SINCE 2014, the month of January is celebrated as the Zero Waste Month by virtue of Proclamation 760, which calls for the promotion of environmental awareness and action among Filipinos.
It also established public participation in the development of national and local integrated, comprehensive, and ecological waste management programs in the country.
Likewise, this is in adherence the Republic Act 9003, also known as the “Ecological Solid Waste Management Act of 2000,” which was enacted into law on January 26, 2000.
Such the whole education sector has integrated the observance into the curriculum, which, for the Department of Education especially, has aligned in its Maka-kalikasan (for environment) core values.
Through this, upcycling-related activities are taught to students -- in all levels from primary to tertiary -- with emphasis on the importance of waste management not only to individual and community health, but also literally on the social, environmental, political, cultural, and economic aspect.
Obviously, the pandemic brought by deadly coronavirus disease (Covid-19) that struck the world early quarter in 2020, as a domino effect, has resulted in massive and global displacement of workers and have lost their income.
This has challenged the people from all walks of life of becoming resilient. For most, Filipinos are culturally creative and innovative.
The pandemic’s mayhem has turned out to be meaningfully productive, especially for the mothers of Barangay Felisa, whose source of income is by scavenging.
The barangay is Bacolod City’s host community of its sanitary landfill where these mothers scavenged for a living. The National Commission for Culture and the Arts (NCCA) funded the mothers for its upcycling training, a livelihood project initiative of Project Basura by the Chamber of Young Entrepreneurs (COYE) and its sister club the Brigadiers of Environment for Reconstruction and Development (Berde) of Handumanan National High School in the Division of Bacolod City.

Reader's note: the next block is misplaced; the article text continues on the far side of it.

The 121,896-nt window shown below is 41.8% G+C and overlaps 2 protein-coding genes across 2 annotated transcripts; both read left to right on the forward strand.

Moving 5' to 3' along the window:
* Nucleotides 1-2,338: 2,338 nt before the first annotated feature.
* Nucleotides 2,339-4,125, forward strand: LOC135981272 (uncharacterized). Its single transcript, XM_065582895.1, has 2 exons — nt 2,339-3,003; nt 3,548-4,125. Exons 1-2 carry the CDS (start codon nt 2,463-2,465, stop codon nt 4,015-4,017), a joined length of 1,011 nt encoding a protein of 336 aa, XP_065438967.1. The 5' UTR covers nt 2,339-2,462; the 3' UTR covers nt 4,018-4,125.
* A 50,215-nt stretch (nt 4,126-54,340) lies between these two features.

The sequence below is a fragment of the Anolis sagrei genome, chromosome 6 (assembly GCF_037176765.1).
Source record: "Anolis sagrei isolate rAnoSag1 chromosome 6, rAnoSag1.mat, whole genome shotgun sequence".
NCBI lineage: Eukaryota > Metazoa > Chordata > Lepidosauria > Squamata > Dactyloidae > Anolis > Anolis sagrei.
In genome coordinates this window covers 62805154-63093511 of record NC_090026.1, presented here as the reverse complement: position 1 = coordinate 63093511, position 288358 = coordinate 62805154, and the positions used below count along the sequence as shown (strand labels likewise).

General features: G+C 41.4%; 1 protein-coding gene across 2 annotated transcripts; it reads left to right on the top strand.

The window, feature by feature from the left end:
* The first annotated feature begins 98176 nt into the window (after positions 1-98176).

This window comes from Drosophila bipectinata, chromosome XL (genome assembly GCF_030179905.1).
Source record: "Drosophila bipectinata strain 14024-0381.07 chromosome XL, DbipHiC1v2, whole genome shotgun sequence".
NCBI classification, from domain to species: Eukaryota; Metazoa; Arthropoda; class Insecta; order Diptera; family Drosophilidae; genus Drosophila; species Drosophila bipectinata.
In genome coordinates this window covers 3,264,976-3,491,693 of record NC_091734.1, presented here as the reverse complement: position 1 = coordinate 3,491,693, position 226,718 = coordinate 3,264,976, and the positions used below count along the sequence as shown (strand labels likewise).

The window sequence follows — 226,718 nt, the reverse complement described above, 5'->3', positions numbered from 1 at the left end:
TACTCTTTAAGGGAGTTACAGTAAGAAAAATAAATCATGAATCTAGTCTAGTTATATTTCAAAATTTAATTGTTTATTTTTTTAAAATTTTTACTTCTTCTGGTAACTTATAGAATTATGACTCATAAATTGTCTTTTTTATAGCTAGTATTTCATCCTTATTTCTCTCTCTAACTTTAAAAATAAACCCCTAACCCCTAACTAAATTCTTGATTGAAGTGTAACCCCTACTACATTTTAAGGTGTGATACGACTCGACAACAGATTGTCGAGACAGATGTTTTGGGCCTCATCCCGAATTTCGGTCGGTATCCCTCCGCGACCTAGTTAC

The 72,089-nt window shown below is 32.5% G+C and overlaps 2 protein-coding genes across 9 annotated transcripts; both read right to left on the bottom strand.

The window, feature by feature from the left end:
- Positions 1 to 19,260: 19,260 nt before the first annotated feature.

Basura, is a local term that means a trash, thus the project originated its concept with a trash-to-cash principle, which has brought Project Basura to fruition.
Project Basura aims to provide communities with knowledge and skills on upcycling concept or material development of discarded materials, thus helping in the reduction of waste product affecting the immediate environment while enhancing their creative abilities. It is a school-to-community collaboration project founded by the writer in relation to his advocacy on Community Action - Based Literacy Education (Cable).
Project partners are the Barangay Felisa Council, Informal Waste Sector Association of Bacolod City (IWSABC), City Cooperative and Livelihood Development Office (CCLDO), Department of Trade and Industry (DTI)-Negros Occidental, and the Association of Negros Artists (ANA).
The project’s conceptualization was the clubs’ advocacy for Global Citizenship, Sustainable Development Goals, Community Engagement, Citizenship and Solidarity, and 21st Century Education under its banner program HEELP (Health and Environment, Education, and Livelihood Program).
NEGROS. Hand painted ‘fashion cups’ by the scavenger-mothers of Felisa. (Contributed photo)
NEGROS. Mothers in action for their trash-to-cash livelihood. (Contributed photo)
NEGROS. Project Basura recipients of the NCCA-funded upcycling livelihood take pride of their recycled plastic cups. (Contributed photo)
January 18, 2022
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